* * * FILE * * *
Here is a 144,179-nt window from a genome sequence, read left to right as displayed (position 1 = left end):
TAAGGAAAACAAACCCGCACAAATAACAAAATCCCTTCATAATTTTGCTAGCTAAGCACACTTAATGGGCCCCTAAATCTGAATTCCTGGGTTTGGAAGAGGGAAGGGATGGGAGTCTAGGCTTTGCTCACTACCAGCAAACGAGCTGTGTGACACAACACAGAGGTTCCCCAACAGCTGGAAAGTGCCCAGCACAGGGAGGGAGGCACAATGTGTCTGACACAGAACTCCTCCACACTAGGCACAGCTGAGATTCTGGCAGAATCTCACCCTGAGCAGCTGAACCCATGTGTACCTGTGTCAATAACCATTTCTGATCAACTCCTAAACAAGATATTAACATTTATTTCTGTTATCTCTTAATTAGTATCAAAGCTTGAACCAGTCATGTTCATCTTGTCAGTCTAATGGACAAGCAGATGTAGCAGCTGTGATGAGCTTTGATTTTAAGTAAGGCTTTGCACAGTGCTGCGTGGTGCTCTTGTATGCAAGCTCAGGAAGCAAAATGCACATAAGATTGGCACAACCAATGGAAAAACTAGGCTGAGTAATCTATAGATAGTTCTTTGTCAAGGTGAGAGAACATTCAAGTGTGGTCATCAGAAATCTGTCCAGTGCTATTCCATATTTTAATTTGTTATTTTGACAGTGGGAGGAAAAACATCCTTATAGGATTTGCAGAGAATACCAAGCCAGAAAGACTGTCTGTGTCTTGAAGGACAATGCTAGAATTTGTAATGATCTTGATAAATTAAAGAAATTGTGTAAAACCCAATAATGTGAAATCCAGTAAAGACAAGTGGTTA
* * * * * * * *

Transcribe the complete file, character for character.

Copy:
Here is a 144,179-nt window from a genome sequence, read left to right as displayed (position 1 = left end):
TAAGGAAAACAAACCCGCACAAATAACAAAATCCCTTCATAATTTTGCTAGCTAAGCACACTTAATGGGCCCCTAAATCTGAATTCCTGGGTTTGGAAGAGGGAAGGGATGGGAGTCTAGGCTTTGCTCACTACCAGCAAACGAGCTGTGTGACACAACACAGAGGTTCCCCAACAGCTGGAAAGTGCCCAGCACAGGGAGGGAGGCACAATGTGTCTGACACAGAACTCCTCCACACTAGGCACAGCTGAGATTCTGGCAGAATCTCACCCTGAGCAGCTGAACCCATGTGTACCTGTGTCAATAACCATTTCTGATCAACTCCTAAACAAGATATTAACATTTATTTCTGTTATCTCTTAATTAGTATCAAAGCTTGAACCAGTCATGTTCATCTTGTCAGTCTAATGGACAAGCAGATGTAGCAGCTGTGATGAGCTTTGATTTTAAGTAAGGCTTTGCACAGTGCTGCGTGGTGCTCTTGTATGCAAGCTCAGGAAGCAAAATGCACATAAGATTGGCACAACCAATGGAAAAACTAGGCTGAGTAATCTATAGATAGTTCTTTGTCAAGGTGAGAGAACATTCAAGTGTGGTCATCAGAAATCTGTCCAGTGCTATTCCATATTTTAATTTGTTATTTTGACAGTGGGAGGAAAAACATCCTTATAGGATTTGCAGAGAATACCAAGCCAGAAAGACTGTCTGTGTCTTGAAGGACAATGCTAGAATTTGTAATGATCTTGATAAATTAAAGAAATTGTGTAAAACCCAATAATGTGAAATCCAGTAAAGACAAGTGGTTA